About HummerThe Hummer--which was a civilian version of a U.S. military multi-purposed combat vehicle--enjoyed a brief burst of popularity during the late 1990s and early 2000s before rising gas prices forced drivers away from the large, heavy vehicles.
AM General--a division of AMC--created the first M998 Humvees in 1983 as a replacement for the aging military Jeep. The $1.2 billion contract called for building 70,000 military-only vehicles in the Mishawaka, IN, plant.
Famous bodybuilder, movie star and former California governor Arnold Schwarzenegger helped persuade AM General to start building a civilian version, with a more comfortable interior, glossy paint, air conditioning and other frills. AM General came out with the civilian version, which was called the Hummer H1, in... View more 1992.
The military Humvee became famous during the Gulf War's Operation Desert Storm in 1991, as millions saw U.S. soldiers and marines wheeling around in the rugged, go-anywhere vehicles in television news coverage of the conflict. The fame of the military version helped launch the civilian version.
The Hummer H1 enjoyed brisk sales, and Hollywood stars, including Schwarzenegger, wheeled around in the big, wide, high-riding vehicles. Critics said the H1--in fact, all the Hummer vehicles--were too wide, too heavy and handicapped drivers with long braking distances and numerous blind spots.
But the H1 kept selling. Many versions, including pickup truck and convertible models, rolled off the line.
In 1999, General Motors bought the Hummer brand and marketed the Hummer H1, but AM General continued to build the vehicles. AM General built the H1 until production of the model ended in 2006.
GM introduced two other Hummers: the H2 and the H3. AM General built the H1 under contract for GM at the Mishawaka, IN plant. GM built the smaller H2, which was based on the Chevrolet Tahoe and GMC Yukon platforms, at the GM Shreveport, LA plant.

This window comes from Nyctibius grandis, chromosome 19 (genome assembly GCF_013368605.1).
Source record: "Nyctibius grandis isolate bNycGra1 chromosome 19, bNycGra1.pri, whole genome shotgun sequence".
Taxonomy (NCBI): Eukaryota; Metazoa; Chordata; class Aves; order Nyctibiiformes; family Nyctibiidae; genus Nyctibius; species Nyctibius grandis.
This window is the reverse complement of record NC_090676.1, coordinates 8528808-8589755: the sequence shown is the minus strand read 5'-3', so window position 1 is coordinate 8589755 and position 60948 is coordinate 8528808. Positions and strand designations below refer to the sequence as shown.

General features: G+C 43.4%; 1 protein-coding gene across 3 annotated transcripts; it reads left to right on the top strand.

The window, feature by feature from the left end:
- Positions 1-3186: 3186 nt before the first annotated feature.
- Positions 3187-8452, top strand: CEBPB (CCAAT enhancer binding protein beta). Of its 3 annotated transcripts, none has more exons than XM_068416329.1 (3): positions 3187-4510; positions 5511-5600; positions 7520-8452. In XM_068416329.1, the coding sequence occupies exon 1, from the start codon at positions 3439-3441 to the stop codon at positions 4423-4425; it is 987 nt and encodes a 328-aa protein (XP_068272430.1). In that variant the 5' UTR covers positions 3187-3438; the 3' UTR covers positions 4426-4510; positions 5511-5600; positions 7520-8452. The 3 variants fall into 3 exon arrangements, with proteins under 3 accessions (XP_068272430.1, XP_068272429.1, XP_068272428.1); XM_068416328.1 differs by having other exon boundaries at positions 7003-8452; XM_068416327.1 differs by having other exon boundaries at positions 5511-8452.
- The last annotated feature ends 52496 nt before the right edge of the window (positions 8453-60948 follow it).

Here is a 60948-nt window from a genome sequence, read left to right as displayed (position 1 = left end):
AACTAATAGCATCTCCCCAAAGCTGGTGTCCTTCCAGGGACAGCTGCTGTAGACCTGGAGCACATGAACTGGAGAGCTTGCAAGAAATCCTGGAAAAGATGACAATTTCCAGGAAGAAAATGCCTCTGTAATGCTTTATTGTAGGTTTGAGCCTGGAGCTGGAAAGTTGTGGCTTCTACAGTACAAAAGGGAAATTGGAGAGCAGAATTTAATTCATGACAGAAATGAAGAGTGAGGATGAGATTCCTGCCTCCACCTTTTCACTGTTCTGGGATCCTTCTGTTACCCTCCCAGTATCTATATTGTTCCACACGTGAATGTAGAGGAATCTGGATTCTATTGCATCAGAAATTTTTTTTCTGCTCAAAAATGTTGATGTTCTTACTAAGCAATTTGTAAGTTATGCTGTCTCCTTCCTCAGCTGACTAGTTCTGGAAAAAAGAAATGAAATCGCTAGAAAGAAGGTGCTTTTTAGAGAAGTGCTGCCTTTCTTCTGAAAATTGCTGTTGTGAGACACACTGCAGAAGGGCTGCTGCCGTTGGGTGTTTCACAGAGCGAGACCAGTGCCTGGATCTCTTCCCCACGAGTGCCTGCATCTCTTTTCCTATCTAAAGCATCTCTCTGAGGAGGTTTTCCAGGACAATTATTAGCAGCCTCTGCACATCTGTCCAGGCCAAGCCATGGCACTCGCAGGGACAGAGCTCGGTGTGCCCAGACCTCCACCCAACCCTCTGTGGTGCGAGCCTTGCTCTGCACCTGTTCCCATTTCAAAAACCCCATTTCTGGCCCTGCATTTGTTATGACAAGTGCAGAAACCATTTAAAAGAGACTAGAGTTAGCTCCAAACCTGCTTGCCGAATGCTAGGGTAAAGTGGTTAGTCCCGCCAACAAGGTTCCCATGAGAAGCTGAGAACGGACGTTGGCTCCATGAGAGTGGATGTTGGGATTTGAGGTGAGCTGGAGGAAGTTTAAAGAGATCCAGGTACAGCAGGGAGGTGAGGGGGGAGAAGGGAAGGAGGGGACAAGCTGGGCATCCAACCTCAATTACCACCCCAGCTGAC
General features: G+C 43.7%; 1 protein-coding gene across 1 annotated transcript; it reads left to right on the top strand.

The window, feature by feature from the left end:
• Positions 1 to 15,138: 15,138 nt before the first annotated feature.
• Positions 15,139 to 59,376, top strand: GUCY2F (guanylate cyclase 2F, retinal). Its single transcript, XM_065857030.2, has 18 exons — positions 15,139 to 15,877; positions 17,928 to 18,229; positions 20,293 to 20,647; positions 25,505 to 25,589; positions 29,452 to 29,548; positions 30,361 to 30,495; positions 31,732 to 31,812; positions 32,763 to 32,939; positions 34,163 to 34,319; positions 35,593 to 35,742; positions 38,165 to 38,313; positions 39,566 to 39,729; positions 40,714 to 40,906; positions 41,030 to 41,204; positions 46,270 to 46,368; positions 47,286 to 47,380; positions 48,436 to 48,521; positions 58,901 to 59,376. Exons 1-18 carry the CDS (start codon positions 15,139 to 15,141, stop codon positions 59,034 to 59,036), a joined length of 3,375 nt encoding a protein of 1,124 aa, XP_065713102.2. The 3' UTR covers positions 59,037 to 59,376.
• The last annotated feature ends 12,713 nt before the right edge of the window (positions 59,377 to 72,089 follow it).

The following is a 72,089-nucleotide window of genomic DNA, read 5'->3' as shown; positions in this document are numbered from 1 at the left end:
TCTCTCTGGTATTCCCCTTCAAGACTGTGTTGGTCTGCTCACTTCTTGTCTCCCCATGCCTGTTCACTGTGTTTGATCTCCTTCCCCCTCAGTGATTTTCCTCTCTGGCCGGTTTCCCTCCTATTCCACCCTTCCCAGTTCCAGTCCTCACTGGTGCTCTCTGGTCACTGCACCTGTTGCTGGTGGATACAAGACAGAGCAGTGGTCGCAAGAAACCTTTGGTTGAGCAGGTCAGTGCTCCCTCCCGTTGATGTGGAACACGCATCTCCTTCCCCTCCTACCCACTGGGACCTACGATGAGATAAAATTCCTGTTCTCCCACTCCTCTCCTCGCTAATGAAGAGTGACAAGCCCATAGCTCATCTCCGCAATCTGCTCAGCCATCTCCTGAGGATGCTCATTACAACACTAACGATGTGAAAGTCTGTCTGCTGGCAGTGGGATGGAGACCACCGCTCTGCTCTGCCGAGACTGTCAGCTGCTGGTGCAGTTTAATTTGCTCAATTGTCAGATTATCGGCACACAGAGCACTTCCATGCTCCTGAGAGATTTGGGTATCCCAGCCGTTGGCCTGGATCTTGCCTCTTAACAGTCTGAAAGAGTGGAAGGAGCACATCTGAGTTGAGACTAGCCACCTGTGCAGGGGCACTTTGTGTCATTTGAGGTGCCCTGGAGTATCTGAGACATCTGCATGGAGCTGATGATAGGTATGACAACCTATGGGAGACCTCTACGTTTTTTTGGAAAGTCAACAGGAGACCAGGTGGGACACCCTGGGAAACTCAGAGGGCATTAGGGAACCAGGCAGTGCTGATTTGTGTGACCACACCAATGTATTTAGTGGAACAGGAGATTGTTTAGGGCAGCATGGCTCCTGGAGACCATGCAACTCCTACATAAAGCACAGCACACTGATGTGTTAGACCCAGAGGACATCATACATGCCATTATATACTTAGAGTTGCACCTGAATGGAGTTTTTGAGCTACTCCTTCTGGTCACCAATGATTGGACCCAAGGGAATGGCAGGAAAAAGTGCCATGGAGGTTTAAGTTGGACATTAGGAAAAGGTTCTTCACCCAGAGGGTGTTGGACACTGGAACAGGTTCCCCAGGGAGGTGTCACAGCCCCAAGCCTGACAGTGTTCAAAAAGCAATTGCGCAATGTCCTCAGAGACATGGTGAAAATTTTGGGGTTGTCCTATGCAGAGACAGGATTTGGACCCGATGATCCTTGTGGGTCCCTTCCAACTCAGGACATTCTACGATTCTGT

The H2 was lighter and less bulky than the original H1, but it had room for up to seven passengers. The H2 shared the wide, squat stance of the H1. The truck got between 9 and 11 mpg in road tests. Most customers used the H2, which came with a full-bore luxury features, such as heated leather seating, cruise control and premium sound system, as a road-going car.
H2 sales peaked in 2005, when about 30,000 were sold. By 2009, less than 2,000 H2s were sold.
The H3 version was the smallest and least bulky of the Hummer models and it was sold as an SUV or as a pickup truck known as the H3T. The H3, which was built on the GMC Canyon platform, got between 14 and 18 mpg.
The H3 was built from 2005 to 2010, and sales peaked at 54,000 units in 2005--and plummeted to 5,400 by 2010. Environmental groups lambasted all the Hummer vehicles as huge, bloated, heavy, gas-hogging monstrosities, but consumers kept buying until the mid-2000s.
Skyrocketing gasoline prices and the economic crash of 2008 and resulting recession all but shut down the Hummer market, and GM decided to shut down the model in 2010. A Chinese company started negotiations to buy the brand, but the deal died, and the brand no longer makes vehicles. View less
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